State and county parks are now closed, because people were still congregating in groups and not practicing social distancing.
Locally, “play dates” were once again discouraged.
My wife took our preschooler for a walk and some dingbat jackass screamed out the window “6 feeeeeet!” Are there really people who really think a 3 year old should be 6 feet away from their parents? How do they cross the street then?
Every day, people post photos to the local Facebook page, showing disposable gloves that have been littered across town.
If you take gloves off properly, you can just stick them in your back pocket until you get to a garbage can.
We picked up a pizza last week, at an unfamiliar restaurant the next town over since our favored local pizza shop closed after a week of curb-side pickup experiments and because we don’t like the others. It was chaos. This restaurant was also having pickups done outdoors, but people don’t know how to stand 6 feet apart. Our 30 min ETA was off and so I had to wait a few minutes. I don’t know how I’d run things at a pizzeria or take-out at a restaurant, but leaving a dozen customers to stand around aimlessly in a small parking lot is not a good idea. I stood way off to the side and waited for my number.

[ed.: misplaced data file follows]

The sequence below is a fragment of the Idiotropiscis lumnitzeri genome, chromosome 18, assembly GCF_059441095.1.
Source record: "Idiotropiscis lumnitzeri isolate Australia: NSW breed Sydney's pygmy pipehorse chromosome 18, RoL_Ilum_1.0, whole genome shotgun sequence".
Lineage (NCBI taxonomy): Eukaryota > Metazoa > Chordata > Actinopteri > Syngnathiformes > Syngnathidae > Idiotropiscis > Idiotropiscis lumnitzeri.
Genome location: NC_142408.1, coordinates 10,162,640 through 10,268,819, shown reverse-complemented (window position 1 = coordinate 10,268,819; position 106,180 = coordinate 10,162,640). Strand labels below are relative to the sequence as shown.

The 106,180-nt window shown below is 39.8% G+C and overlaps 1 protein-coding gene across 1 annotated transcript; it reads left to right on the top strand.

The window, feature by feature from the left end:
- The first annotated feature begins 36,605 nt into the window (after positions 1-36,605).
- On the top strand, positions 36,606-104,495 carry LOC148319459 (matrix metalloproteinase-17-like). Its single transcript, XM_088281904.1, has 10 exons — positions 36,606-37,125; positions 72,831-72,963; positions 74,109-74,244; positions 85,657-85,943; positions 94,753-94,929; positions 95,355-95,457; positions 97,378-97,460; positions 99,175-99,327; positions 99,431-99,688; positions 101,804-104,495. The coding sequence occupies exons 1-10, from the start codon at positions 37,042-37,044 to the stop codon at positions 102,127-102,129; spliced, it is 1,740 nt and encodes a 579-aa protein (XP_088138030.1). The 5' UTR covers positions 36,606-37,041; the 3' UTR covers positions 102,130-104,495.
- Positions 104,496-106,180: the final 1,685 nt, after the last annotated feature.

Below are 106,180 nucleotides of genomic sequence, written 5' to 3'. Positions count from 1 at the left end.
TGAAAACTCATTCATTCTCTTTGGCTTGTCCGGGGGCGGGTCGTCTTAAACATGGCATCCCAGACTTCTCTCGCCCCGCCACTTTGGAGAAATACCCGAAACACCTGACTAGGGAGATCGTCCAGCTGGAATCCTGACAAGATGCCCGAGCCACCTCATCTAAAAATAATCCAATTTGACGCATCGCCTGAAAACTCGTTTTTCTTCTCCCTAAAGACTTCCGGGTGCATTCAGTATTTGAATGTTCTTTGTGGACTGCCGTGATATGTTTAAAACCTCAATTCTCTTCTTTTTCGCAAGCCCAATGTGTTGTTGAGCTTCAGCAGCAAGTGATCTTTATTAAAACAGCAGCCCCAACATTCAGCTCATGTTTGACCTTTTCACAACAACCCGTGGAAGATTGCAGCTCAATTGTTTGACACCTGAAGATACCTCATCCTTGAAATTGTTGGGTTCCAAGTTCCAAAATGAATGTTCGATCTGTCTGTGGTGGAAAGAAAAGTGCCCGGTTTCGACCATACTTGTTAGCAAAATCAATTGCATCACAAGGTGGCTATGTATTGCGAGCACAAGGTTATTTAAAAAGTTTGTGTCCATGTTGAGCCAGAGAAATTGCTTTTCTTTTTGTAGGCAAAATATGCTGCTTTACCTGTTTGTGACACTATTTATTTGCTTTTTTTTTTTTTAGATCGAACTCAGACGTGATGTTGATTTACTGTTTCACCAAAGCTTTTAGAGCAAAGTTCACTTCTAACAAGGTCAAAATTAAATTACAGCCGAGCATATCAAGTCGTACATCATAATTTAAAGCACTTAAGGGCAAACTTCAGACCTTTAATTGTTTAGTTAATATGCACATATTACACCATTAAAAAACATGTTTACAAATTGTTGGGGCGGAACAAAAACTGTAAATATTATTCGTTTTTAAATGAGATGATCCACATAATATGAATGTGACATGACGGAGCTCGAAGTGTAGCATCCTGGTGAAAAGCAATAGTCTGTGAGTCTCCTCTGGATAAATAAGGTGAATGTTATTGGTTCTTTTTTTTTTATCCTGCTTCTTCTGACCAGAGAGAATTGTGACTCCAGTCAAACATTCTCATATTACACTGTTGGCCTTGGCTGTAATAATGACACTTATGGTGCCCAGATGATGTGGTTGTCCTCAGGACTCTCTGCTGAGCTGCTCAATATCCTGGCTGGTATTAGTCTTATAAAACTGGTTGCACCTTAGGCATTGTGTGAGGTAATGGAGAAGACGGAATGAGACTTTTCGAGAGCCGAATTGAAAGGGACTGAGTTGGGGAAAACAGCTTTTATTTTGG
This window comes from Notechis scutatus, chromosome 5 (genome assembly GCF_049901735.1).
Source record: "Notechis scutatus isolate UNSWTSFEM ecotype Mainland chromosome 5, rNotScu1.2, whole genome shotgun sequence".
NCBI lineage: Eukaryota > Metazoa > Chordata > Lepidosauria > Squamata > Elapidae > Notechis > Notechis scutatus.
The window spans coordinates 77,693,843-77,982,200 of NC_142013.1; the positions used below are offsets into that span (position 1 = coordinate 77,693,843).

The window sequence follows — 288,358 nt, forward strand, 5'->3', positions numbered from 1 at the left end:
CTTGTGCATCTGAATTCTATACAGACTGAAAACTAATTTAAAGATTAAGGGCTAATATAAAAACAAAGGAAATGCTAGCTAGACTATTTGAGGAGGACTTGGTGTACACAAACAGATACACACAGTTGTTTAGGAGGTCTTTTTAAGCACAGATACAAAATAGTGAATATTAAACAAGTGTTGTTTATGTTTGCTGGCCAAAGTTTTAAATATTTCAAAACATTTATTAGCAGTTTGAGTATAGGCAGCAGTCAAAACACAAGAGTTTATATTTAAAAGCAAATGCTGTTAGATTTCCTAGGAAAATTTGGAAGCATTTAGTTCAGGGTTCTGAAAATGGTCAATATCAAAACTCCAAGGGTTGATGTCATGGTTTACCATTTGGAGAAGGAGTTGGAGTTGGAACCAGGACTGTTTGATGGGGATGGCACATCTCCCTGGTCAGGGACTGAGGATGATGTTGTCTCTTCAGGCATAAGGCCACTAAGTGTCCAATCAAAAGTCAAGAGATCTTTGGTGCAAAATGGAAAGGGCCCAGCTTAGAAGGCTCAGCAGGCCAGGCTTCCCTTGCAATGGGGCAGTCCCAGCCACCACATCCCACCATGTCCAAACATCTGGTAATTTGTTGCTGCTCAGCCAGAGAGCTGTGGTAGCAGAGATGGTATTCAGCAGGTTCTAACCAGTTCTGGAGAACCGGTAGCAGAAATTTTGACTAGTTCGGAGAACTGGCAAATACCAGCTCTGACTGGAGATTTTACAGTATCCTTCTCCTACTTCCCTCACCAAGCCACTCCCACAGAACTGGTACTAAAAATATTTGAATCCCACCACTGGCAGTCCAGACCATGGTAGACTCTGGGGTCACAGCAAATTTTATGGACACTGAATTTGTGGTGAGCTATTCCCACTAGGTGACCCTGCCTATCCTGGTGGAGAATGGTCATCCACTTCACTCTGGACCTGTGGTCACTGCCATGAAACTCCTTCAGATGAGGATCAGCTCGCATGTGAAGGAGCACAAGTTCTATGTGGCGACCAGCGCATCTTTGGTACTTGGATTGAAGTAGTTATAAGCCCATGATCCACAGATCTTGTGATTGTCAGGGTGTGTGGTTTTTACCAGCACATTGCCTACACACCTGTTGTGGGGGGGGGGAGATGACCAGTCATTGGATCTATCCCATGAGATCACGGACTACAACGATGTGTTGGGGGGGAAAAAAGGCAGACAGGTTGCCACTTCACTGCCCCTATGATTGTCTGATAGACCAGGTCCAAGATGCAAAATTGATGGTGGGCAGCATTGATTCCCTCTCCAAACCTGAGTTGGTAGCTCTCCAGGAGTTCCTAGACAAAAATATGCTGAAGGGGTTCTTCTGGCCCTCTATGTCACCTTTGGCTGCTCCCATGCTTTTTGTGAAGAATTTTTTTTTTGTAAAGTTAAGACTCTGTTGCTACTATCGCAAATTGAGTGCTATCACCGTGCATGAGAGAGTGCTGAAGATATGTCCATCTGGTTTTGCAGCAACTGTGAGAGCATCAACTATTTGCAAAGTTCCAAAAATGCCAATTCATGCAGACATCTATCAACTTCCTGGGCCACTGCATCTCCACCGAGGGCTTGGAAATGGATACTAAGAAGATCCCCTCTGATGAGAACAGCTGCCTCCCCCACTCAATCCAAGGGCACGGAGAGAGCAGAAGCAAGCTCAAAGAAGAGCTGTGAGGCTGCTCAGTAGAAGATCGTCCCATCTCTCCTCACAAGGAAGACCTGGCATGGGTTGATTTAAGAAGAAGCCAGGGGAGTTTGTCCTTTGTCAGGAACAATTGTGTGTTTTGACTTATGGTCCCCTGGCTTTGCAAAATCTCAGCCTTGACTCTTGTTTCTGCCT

What Comes Next?
It’s frustrating for everyone to practice social distancing, but this is what we need to do to stay safe and healthy. Guidelines have been changing, and businesses have been adapting. We have to do what’s necessary to be safe, and to ensure the safety of others.
Thankfully, *knock on wood*, we’re safe and healthy, and trying to stay that way.
I’m saddened by the stories I read in the news each day, about the mounting deaths, healthcare workers that are being pushed and pushing themselves to exhaustion and unimaginable challenges. Statistics are climbing, and projections for illnesses and deaths are scary. I try to shut off that part of my mind.
Every outing is a potential risk exposure.
I’m sure we’ll conquer this – it’s just a matter of waiting for the medical field to work out effective therapies and/or a vaccine, as well as widespread rapid testing, and for civil leadership to work out rules for safe societal interactions.